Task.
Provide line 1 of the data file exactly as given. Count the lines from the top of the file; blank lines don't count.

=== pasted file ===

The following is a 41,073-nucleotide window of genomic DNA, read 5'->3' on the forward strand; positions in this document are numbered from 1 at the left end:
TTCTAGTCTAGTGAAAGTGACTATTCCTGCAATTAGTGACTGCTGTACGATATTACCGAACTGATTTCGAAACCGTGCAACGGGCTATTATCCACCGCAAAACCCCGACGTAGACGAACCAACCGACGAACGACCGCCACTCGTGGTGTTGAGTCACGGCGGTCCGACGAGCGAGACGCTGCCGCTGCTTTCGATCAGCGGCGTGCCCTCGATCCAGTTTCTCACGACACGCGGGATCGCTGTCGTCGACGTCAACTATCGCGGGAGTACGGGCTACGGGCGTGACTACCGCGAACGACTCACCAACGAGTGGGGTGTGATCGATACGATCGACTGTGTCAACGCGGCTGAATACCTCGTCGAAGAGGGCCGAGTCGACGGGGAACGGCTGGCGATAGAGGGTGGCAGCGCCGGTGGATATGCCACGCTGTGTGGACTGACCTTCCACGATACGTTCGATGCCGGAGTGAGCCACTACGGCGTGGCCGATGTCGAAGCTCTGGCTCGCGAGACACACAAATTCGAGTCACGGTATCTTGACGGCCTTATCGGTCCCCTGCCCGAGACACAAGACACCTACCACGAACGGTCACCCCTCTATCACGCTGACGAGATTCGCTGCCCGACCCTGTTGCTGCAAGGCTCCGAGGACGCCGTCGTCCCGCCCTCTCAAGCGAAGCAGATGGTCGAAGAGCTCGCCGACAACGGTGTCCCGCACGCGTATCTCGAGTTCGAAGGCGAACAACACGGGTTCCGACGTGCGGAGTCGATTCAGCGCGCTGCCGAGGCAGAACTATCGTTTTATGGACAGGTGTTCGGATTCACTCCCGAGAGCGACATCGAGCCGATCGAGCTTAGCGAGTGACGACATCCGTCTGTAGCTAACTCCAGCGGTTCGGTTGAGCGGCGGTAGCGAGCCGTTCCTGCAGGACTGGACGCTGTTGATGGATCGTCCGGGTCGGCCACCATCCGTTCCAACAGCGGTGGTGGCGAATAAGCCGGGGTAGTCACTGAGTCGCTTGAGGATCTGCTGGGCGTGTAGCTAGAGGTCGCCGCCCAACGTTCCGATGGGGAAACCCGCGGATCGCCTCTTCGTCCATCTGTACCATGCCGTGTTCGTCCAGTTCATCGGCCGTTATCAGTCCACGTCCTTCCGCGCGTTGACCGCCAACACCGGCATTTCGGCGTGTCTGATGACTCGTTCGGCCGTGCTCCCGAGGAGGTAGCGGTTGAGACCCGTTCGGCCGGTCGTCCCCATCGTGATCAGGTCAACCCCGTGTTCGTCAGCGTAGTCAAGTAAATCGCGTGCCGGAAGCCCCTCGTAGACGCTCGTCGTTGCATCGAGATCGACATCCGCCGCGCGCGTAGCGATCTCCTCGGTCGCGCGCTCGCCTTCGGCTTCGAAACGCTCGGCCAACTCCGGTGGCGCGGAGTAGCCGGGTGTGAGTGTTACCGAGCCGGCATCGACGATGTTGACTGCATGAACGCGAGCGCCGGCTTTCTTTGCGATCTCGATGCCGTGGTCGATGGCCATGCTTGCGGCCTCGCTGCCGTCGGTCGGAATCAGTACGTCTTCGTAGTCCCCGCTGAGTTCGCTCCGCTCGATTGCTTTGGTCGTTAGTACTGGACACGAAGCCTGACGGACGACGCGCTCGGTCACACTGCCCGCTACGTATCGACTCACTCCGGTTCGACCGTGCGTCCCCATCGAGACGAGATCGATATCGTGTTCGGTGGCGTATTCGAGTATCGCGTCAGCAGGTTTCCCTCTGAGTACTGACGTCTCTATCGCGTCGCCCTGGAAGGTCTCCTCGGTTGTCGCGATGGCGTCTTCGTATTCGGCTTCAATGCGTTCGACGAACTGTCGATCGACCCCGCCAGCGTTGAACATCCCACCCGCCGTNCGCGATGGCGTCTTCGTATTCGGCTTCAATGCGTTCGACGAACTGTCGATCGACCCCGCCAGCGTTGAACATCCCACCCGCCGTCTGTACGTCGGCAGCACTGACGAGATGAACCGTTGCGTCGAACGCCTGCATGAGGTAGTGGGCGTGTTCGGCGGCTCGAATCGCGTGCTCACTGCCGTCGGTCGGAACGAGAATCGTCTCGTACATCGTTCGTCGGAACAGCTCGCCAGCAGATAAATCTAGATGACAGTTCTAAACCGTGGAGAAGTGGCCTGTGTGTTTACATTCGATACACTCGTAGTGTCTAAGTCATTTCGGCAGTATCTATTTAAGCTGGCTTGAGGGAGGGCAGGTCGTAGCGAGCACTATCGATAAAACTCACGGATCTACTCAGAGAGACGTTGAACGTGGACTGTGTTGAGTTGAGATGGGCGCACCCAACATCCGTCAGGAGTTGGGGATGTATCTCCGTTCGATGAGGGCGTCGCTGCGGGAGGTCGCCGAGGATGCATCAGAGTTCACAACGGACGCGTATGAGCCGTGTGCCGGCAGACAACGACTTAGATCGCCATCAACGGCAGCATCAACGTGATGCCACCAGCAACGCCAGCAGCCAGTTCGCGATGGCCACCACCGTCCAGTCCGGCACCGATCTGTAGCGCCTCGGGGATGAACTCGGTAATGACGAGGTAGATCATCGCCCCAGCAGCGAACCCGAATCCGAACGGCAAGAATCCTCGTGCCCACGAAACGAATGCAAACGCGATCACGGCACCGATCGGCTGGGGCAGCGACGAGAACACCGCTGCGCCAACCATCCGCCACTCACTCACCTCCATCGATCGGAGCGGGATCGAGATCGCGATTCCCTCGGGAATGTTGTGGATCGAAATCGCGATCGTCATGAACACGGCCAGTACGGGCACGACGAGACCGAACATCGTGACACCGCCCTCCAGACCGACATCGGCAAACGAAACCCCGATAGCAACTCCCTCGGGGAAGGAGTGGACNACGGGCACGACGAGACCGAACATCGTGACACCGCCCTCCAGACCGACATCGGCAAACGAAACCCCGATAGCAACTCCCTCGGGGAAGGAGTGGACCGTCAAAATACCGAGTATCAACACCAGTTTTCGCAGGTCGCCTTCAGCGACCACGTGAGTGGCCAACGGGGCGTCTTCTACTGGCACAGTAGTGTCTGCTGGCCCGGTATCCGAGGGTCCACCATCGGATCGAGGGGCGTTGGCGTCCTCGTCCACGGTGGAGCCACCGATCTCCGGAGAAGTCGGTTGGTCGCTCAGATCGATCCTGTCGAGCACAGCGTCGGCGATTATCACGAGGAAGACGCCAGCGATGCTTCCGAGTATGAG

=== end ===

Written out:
The following is a 41,073-nucleotide window of genomic DNA, read 5'->3' on the forward strand; positions in this document are numbered from 1 at the left end: